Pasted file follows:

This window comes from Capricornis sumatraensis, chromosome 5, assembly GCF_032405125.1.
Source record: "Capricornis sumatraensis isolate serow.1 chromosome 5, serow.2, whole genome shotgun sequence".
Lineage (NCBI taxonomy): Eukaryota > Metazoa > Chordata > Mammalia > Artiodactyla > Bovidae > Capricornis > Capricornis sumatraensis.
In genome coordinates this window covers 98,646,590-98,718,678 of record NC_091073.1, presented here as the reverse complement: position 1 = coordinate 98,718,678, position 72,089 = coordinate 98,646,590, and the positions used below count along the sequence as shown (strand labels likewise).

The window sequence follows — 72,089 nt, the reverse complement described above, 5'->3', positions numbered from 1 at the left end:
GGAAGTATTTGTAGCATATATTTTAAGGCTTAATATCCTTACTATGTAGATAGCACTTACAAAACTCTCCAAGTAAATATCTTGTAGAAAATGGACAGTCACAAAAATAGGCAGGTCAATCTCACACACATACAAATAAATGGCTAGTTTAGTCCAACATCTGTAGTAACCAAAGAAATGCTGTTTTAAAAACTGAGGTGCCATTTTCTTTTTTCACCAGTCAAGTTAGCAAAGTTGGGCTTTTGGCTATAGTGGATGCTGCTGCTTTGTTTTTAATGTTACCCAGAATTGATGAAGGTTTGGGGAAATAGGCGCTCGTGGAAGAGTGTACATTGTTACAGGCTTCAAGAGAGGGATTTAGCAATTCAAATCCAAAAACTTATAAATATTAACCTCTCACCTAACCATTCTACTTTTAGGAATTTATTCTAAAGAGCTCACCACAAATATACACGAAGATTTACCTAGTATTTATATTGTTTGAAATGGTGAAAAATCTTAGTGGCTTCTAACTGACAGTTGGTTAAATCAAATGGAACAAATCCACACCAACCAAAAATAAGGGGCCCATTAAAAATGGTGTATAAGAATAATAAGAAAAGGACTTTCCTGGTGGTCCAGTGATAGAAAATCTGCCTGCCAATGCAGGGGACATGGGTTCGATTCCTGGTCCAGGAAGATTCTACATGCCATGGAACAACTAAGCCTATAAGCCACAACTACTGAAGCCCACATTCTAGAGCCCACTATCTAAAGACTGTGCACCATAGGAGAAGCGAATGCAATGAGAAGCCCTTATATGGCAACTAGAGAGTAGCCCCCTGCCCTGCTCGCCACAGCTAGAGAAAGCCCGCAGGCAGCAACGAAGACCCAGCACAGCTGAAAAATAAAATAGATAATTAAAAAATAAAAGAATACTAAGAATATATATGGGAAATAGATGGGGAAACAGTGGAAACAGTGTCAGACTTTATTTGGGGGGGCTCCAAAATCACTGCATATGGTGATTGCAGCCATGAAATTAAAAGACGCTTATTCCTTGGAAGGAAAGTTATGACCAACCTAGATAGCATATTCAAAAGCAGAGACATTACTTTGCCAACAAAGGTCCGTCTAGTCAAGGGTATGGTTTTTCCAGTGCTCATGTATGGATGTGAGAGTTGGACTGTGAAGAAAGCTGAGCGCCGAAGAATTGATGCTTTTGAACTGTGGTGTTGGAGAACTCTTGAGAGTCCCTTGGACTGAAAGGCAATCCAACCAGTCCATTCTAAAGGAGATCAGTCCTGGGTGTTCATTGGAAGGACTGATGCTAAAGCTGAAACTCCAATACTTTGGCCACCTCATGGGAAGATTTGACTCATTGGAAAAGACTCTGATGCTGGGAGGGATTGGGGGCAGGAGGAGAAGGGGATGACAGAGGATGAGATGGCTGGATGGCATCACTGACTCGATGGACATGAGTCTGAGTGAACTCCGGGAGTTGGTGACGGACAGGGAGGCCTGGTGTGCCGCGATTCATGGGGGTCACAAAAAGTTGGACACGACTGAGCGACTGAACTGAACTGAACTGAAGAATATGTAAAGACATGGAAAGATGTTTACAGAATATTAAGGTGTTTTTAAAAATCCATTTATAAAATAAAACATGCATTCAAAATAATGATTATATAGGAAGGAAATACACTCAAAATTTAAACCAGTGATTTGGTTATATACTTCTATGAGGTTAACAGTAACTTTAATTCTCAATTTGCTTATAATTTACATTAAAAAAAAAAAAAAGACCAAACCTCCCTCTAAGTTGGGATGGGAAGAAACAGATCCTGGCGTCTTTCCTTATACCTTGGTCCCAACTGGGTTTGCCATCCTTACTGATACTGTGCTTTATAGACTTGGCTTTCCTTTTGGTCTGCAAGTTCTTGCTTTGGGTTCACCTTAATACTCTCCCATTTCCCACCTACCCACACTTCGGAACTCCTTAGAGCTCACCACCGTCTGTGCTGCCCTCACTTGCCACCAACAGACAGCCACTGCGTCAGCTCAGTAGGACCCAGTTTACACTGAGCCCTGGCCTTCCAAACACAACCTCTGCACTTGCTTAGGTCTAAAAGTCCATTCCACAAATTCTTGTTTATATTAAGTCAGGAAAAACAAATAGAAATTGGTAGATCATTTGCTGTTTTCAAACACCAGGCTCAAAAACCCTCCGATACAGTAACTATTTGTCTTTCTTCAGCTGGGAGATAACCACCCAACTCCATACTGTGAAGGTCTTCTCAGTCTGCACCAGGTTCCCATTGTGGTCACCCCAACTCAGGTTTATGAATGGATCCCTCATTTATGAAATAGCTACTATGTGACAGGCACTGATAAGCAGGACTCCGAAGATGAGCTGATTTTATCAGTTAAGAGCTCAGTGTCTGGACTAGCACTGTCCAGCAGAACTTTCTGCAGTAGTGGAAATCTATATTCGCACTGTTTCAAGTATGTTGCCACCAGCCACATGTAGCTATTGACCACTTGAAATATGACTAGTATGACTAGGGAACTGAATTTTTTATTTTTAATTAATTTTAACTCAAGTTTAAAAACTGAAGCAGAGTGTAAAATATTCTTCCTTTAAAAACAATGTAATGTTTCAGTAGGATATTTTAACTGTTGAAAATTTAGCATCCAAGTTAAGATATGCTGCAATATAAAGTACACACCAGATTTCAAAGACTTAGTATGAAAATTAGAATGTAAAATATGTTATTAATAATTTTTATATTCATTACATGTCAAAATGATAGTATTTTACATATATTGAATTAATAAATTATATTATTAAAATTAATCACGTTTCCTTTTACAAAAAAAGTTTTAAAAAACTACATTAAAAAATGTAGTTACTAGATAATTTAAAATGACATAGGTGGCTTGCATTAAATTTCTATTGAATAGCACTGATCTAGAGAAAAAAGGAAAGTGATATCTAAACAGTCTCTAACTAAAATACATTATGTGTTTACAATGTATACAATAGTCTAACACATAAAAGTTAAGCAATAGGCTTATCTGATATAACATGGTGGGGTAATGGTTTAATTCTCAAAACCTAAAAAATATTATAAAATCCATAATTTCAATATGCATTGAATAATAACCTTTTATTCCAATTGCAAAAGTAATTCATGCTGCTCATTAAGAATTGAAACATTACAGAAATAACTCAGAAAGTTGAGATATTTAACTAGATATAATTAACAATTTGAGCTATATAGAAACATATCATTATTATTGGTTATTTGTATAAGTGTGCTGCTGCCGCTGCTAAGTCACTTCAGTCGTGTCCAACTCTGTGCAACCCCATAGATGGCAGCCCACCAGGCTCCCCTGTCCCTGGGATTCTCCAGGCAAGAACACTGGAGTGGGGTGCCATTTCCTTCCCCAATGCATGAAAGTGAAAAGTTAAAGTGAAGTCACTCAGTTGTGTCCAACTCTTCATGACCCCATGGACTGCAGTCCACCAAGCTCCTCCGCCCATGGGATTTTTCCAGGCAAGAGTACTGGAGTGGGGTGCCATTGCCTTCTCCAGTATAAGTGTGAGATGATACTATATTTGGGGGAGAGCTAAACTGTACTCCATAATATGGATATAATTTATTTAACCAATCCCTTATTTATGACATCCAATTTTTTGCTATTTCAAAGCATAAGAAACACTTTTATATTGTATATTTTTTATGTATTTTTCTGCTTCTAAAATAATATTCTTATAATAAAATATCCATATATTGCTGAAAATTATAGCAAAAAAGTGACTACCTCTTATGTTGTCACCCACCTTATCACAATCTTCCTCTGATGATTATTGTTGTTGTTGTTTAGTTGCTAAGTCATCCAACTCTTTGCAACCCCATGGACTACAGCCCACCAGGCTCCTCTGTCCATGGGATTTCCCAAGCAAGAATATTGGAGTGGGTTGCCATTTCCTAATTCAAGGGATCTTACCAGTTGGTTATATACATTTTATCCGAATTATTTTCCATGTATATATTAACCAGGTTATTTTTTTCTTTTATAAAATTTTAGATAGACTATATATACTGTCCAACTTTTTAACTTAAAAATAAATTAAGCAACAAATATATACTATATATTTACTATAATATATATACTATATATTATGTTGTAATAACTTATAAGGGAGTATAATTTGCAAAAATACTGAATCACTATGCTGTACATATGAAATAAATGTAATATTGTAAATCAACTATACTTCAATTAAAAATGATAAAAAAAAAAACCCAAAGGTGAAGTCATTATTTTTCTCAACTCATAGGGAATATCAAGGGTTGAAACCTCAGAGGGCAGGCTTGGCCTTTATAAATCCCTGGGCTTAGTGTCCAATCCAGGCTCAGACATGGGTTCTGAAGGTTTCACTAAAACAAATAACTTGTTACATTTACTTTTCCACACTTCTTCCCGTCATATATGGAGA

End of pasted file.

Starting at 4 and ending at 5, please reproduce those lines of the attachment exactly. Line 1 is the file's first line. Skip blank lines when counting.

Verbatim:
In genome coordinates this window covers 98,646,590-98,718,678 of record NC_091073.1, presented here as the reverse complement: position 1 = coordinate 98,718,678, position 72,089 = coordinate 98,646,590, and the positions used below count along the sequence as shown (strand labels likewise).

The window sequence follows — 72,089 nt, the reverse complement described above, 5'->3', positions numbered from 1 at the left end: